To drive the Nixies, apart from the driver circuitry, we need a high voltage power supply able to produce 180V at between 10mA and 50mA. I guess there is no need to say that this could be dangerous, but just in case: you should be extremely careful when handling high voltages!!. There are several solutions such as feeding the circuit directly from the mains (which scares me a lot!) or using some DC-DC converter such as boost/flyback converter. Given that I’m a complete newbie at electronics I decided to by an already made DC-DC converter to start, although I’m looking forward to work out this nice tutorial on the matter to understand better how they work. I got this one at ebay: Nixie tubes / Magic eye tubes high voltage power supply module kit DIY which do the work perfectly.
For the clock logic I’m using an Arduino Nano plus an DS1307 RTC module with a cell battery that keeps the time event when the main power is disconnected. The code is straightforward and it can be found here (sketchbook/NixieClock folder). The TimedAction library adds a very simple scheduling mechanism for the main two tasks: The display task and the serial comms task. The former updates the Nixies according to the current time and the later handles a very simple protocol through the serial port to set the time using a simple app written in Processing (sketchbook/NixieTimeSync folder). In addition to the tasks running in the main loop, there is a timer1 is set in CTC mode and it generates an interrupt at 500Hz to run the digits multiplexing. Given that the display has four digits, their update rate is 125Hz, which is more than enough to run the nixies without any flickering.
After everything was working on the protoboard I decided to put all together on a PCB. It was my first time using a tool like Eagle by Cadsoft, needless to say it was a hard trip… But after reading/watching several tutorials I was able to draw the schematic, and short after that lay everything on a two layers PCB (schematic and board files are also hosted at github, check hardware folder). To keep things easy I put the arduino nano, the RTC and the power supply as if they were discrete components. At that time I wasn’t confident enough to put all that circuitry together at once. The drawback is that the board came a bit bigger that I was expecting, but after all this was just a prototype. To produce the PCB I used the Seeedstudio Fusion PCB service. I was very pleased by the result: 6 8×10 (mm) boards for around 20$ including shipping. They arrived in 3 weeks. After putting all together the result was like that:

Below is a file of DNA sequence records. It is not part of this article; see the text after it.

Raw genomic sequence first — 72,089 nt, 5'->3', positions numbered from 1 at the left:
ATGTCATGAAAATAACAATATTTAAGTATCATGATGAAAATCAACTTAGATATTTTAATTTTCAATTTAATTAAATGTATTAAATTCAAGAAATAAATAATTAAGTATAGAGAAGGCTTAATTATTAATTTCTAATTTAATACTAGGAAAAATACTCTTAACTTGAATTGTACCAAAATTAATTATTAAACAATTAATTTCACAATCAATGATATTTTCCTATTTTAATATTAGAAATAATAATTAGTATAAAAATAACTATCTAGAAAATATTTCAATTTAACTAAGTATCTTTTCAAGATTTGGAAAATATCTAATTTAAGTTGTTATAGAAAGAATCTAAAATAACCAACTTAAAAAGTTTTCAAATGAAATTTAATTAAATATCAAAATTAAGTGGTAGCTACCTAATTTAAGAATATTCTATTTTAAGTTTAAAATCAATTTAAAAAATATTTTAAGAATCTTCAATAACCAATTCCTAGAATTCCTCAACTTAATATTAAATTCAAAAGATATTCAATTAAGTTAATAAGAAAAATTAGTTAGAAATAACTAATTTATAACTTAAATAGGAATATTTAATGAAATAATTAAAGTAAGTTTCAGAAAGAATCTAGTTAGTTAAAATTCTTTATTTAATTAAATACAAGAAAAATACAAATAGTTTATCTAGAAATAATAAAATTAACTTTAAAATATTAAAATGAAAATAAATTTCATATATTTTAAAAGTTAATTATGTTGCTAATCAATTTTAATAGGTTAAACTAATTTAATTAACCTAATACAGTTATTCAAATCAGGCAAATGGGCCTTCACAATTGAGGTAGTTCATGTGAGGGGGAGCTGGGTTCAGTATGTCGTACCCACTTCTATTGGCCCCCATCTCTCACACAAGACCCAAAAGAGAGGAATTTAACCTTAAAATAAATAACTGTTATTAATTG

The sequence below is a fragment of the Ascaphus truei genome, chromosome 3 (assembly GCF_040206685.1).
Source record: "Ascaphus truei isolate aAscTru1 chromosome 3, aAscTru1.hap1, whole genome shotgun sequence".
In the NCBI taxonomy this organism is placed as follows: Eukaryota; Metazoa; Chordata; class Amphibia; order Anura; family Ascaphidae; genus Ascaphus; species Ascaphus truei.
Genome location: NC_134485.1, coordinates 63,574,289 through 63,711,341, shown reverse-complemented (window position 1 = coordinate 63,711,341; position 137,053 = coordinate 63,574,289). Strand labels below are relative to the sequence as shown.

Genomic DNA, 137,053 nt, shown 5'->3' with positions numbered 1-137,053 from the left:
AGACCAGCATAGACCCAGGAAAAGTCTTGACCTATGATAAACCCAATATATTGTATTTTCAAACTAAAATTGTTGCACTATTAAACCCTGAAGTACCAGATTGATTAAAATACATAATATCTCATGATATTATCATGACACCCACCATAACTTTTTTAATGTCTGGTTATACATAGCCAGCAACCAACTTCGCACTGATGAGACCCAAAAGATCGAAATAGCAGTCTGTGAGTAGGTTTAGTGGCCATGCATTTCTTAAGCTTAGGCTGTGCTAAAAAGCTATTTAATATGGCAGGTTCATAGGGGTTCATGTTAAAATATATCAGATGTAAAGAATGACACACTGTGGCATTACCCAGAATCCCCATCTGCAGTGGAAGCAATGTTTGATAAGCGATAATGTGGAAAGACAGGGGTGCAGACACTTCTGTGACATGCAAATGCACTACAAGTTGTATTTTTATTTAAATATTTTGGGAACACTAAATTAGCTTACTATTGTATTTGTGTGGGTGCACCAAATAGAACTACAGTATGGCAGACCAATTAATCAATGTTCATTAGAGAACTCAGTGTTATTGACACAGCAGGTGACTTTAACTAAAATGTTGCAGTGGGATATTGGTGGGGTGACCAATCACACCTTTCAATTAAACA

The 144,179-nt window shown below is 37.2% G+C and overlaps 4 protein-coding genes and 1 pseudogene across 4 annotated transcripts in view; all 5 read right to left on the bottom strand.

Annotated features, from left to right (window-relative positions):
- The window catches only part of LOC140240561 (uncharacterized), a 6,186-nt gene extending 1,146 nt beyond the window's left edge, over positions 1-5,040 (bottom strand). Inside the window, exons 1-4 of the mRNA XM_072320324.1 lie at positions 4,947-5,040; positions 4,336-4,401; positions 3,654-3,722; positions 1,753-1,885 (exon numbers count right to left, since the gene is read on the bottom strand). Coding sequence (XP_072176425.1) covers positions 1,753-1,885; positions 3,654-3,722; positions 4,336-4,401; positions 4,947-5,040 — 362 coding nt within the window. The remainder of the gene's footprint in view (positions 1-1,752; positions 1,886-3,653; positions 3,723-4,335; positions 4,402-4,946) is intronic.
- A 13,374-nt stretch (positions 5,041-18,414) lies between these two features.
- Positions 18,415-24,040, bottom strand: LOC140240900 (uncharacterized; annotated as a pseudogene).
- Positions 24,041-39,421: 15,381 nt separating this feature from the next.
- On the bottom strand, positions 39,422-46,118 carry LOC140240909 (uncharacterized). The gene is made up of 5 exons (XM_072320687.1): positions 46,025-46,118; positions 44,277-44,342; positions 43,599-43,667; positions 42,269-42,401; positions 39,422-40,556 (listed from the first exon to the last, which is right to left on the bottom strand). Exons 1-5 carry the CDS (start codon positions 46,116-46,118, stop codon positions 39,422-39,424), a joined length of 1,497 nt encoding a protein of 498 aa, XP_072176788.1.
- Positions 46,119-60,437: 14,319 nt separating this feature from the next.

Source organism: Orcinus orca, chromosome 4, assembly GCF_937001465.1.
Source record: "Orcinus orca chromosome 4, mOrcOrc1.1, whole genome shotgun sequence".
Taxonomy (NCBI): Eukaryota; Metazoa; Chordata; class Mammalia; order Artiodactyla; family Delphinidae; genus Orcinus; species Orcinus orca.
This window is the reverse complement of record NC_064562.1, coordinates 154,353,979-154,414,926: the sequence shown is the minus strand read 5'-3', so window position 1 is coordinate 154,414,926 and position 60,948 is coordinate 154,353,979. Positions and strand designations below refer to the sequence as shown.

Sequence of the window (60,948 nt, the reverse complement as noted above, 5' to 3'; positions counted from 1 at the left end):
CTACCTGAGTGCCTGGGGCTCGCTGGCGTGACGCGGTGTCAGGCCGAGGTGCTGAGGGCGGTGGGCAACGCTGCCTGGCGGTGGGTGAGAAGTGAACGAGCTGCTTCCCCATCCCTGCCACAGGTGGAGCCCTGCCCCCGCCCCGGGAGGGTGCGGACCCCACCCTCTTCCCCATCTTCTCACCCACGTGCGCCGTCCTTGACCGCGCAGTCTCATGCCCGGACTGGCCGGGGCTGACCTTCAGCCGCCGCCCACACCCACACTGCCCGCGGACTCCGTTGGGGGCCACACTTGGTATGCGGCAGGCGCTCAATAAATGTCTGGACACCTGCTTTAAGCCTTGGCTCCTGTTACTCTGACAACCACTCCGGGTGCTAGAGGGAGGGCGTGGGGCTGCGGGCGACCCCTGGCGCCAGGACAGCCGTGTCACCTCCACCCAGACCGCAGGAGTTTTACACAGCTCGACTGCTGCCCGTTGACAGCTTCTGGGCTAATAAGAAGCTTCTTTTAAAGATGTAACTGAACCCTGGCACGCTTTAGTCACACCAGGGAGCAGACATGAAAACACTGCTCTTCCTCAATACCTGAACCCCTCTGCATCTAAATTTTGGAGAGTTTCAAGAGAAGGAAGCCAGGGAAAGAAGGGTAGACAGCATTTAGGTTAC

Everything worked as expected, although I realized about a couple of mistakes. First the Nixie footprint I used lacked the hole in the middle for the little protuberance at the bottom of the IN-12s. I had to drill those myself. Also, the footprints were a little too close to each other, but luckily for me they fitted perfectly. On the electronic side, I realized that the power connector had the polarity inverted (negative inside, positive outside) in relation to standard power supply connectors (positive inside, positive outside), so I had to modify the adapter I bought for the clock. I also realized that the arduino voltage regulator can work backwards as shown here (method #8) when only USB power is applied, which happens if I have the board connected to the computer to program the micro. 5V appear at Vin and that is enough to run the DC-DC converter. Although the load is very small, this could lead to a failure at the voltage regulator. I’ll fix that for the next revision. And last, the neon lamps have a weird flickering after a while on, I couldn’t figure out what was the problem. I read some forums with similar problems, but so far I didn’t find an answer to the problem.
Anyway, despite some minor problems, the final thing working is awesome!